Golden Domes

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Golden Domes
Photograph of a golden dome and a white tower.
Golden dome and tower
A map showing the location of the Golden Domes in southeastern Iowa, US.
A map showing the location of the Golden Domes in southeastern Iowa, US.
Location in southeastern Iowa, US
Alternative namesThe Maharishi Patanjali and Bagambhrini Golden Domes of Pure Knowledge
General information
Town or cityFairfield, Iowa
Coordinates41°01′17″N 91°57′56″W / 41.021389°N 91.965644°W / 41.021389; -91.965644
Construction started1979
OwnerMaharishi University of Management
Height35 ft (11 m)[2]
Diameter200 ft (61 m)
Technical details
Floor area25,000 sq ft (2,300 m2)
Design and construction
Architect(s)H.O. Clark[3]

The Golden Domes, also called the Maharishi Golden Domes,[4] are twin buildings on the campus of Maharishi International University (MIU) in Fairfield, Iowa, United States, built in 1980 and 1981. According to MIU, the Golden Domes were the first structures built specifically for group meditation and the practice of the TM-Sidhi program. In 2001 and 2005 they received additional construction including landscaping, perimeter fencing and new entrances.


Oblique aerial photo showing the domes.
Aerial photograph showing the Golden Domes.

Each dome is 20,000–25,000 square feet (1,900–2,300 m2) in area, about 150–200 feet (46–61 m) in diameter, and about 35 feet (11 m) high[1][2][5][6] and are said to dominate the MIU campus.[7] The roofs of the domes are covered with spray polyurethane foam. The domes are mentioned in a number of travel guides [8][9] and are considered "don't miss" landmarks for Fairfield tourists.[10] The domes have been variously described by journalists as looking like: "a huge rotunda",[11] "flying saucers",[12] "extraterrestrial-looking",[13] "gilded breasts",[14][15] "Mallomar-cookie-shaped",[16] "giant mushrooms",[17] and "sprawling structures".[18]


In the summer of 1979, during a "World Peace Assembly" in Amherst, Massachusetts, the Maharishi invited TM and TM-Sidhi practitioners to come together for group meditation in Fairfield[19][20] and ordered the construction of two domes for this purpose.[21] University president, Bevan Morris, oversaw the effort and according to MIU, the domes were the first structures built for the purpose of group practice of the Maharishi's TM-Sidhi program (capacity 3,000).[22] Construction began in the fall of 1979 and the first dome was inaugurated in December by the Maharishi. Ravi Shankar (later known as "Sri Sri Ravi Shankar") and two other Indian pandits chanted Vedic hymns during the inaugural ceremony.[23] The second Dome, completed in 1981,[20] was reportedly built on the site of the campus baseball field.[24][25] Each dome's usage was declared gender specific to avoid distraction by the presence of the opposite sex.[13] According to the university's yearbook, the Maharishi named the domes, "The Maharishi Patanjali dome and the Bagambhrini Golden Dome of Pure Knowledge" in 1983.[26]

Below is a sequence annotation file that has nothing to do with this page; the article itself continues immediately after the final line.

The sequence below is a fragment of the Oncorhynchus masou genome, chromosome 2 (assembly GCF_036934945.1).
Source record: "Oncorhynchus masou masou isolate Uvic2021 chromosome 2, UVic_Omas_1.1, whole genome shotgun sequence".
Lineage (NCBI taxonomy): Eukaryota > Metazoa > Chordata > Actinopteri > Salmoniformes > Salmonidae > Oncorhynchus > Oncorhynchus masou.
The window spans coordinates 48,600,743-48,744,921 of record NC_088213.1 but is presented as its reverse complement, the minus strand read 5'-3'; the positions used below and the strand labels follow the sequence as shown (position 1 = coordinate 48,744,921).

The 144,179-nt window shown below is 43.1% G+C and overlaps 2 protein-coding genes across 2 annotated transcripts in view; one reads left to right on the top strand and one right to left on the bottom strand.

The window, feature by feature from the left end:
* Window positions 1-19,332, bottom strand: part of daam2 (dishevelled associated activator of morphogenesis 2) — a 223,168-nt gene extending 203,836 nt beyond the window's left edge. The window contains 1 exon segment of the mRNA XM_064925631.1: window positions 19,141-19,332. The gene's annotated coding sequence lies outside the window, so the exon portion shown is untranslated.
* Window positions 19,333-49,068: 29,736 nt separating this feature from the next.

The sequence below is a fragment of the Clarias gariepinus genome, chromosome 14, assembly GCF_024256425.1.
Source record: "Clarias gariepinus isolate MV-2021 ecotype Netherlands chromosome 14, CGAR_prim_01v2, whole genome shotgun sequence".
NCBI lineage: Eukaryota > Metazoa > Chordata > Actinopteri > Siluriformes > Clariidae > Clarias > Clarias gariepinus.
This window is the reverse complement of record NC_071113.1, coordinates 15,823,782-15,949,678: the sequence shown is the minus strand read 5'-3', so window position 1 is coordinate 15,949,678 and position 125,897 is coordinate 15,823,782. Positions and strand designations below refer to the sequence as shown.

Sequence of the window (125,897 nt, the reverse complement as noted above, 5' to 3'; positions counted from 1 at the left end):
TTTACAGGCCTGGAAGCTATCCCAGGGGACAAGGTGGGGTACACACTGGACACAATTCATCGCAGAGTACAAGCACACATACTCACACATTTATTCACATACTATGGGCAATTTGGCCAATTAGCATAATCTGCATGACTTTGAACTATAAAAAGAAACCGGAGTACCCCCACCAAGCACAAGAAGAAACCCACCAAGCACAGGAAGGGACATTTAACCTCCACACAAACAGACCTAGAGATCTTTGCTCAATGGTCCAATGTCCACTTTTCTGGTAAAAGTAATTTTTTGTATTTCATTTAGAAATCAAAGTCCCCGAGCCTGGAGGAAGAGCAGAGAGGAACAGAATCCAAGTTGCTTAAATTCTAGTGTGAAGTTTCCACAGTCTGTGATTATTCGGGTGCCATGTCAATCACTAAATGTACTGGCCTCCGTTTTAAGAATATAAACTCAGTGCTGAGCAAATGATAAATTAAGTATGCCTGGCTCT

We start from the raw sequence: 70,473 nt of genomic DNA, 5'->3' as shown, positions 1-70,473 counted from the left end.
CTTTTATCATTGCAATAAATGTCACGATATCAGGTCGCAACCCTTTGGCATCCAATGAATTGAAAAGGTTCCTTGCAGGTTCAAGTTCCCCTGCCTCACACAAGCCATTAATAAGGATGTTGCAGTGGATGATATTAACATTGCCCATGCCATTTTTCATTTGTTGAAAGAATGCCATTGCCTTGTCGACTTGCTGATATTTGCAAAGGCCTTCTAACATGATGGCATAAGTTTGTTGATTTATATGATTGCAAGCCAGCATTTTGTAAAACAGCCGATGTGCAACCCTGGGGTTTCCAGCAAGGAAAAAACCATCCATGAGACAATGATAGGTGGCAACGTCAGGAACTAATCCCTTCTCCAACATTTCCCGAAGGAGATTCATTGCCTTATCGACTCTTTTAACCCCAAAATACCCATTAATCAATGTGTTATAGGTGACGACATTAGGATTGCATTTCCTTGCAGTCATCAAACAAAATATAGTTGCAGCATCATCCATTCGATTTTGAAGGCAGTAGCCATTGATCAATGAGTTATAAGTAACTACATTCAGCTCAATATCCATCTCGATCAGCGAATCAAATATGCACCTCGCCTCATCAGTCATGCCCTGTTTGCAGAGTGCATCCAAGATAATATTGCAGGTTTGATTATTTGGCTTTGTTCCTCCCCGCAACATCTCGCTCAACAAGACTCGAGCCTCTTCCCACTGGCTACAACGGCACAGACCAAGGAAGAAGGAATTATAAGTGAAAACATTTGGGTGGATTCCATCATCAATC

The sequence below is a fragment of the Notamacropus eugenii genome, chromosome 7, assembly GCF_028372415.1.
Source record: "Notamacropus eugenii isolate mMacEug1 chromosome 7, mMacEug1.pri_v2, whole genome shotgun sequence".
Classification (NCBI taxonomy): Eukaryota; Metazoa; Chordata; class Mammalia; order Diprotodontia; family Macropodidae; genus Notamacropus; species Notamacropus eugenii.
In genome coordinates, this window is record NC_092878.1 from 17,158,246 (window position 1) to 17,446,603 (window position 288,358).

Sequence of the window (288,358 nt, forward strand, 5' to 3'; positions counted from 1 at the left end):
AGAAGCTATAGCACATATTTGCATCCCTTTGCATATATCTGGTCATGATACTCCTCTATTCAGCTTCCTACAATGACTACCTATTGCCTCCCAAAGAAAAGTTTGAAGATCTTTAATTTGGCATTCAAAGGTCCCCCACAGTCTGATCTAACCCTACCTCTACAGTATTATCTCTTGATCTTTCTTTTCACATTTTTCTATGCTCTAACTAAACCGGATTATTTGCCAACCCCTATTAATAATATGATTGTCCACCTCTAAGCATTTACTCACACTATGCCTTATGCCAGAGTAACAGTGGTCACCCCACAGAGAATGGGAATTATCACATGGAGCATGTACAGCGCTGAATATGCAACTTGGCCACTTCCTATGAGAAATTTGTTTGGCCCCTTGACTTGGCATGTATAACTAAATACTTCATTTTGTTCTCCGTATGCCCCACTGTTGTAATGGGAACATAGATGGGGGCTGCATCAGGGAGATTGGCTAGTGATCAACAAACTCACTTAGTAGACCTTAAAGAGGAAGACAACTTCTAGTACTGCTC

A photograph of a golden, symmetrical sculpture.
Rooftop cupola shaped like a kalasha.

Each dome is topped with a kalasha. These rooftop sculptures are 7.5 ft (2.9 m) tall and 5 ft (1.5 m) wide and were cast in acrylic resin by a university professor in 1997.[27] Surrounding areas and berms were also flattened[28][29] and auspicious fencing was added around each dome in 1999.[30] Later some aspects of the building were deemed inauspicious[31] and western entrances were replaced with east facing entrances for one of the domes in 2001.[32][33] An expanded vestibule on the east side includes a large room for coats and shoes and the performance of Yoga positions or asanas.[34] The eastern end of one dome was squared-off, to align it with the philosophy of Maharishi Sthapatya Veda (MSV) architecture.[32][35][36] The entry to the second dome was moved in 2005 and bathrooms were added, replacing a temporary trailer which had been used for the purpose.[37][30] In accordance with the MSV architectural philosophy the domes were topped by cupolas called kalashes.[38] In 2008 the roof of the Maharishi Patanjali dome was resurfaced and repainted.[39]







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